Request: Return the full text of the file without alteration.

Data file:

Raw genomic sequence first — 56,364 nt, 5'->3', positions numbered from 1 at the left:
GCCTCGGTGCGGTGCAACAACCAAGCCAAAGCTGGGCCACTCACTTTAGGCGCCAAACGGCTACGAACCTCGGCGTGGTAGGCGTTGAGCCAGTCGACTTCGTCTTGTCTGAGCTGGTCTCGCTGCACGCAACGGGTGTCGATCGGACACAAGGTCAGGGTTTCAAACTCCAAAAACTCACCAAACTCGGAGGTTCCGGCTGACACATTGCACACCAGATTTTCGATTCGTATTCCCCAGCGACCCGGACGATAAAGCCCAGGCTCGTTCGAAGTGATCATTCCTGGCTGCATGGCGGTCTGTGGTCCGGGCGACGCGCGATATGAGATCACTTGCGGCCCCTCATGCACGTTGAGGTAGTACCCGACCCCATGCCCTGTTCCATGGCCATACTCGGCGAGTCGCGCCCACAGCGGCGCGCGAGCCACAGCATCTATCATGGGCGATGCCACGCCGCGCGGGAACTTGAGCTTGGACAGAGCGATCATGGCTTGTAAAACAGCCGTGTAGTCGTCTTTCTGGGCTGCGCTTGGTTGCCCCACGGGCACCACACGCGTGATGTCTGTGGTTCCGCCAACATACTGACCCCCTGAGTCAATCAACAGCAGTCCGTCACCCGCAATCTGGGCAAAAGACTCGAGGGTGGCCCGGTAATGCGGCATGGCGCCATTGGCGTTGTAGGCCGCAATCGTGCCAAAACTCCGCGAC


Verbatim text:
Raw genomic sequence first — 56,364 nt, 5'->3', positions numbered from 1 at the left:
GCCTCGGTGCGGTGCAACAACCAAGCCAAAGCTGGGCCACTCACTTTAGGCGCCAAACGGCTACGAACCTCGGCGTGGTAGGCGTTGAGCCAGTCGACTTCGTCTTGTCTGAGCTGGTCTCGCTGCACGCAACGGGTGTCGATCGGACACAAGGTCAGGGTTTCAAACTCCAAAAACTCACCAAACTCGGAGGTTCCGGCTGACACATTGCACACCAGATTTTCGATTCGTATTCCCCAGCGACCCGGACGATAAAGCCCAGGCTCGTTCGAAGTGATCATTCCTGGCTGCATGGCGGTCTGTGGTCCGGGCGACGCGCGATATGAGATCACTTGCGGCCCCTCATGCACGTTGAGGTAGTACCCGACCCCATGCCCTGTTCCATGGCCATACTCGGCGAGTCGCGCCCACAGCGGCGCGCGAGCCACAGCATCTATCATGGGCGATGCCACGCCGCGCGGGAACTTGAGCTTGGACAGAGCGATCATGGCTTGTAAAACAGCCGTGTAGTCGTCTTTCTGGGCTGCGCTTGGTTGCCCCACGGGCACCACACGCGTGATGTCTGTGGTTCCGCCAACATACTGACCCCCTGAGTCAATCAACAGCAGTCCGTCACCCGCAATCTGGGCAAAAGACTCGAGGGTGGCCCGGTAATGCGGCATGGCGCCATTGGCGTTGTAGGCCGCAATCGTGCCAAAACTCCGCGAC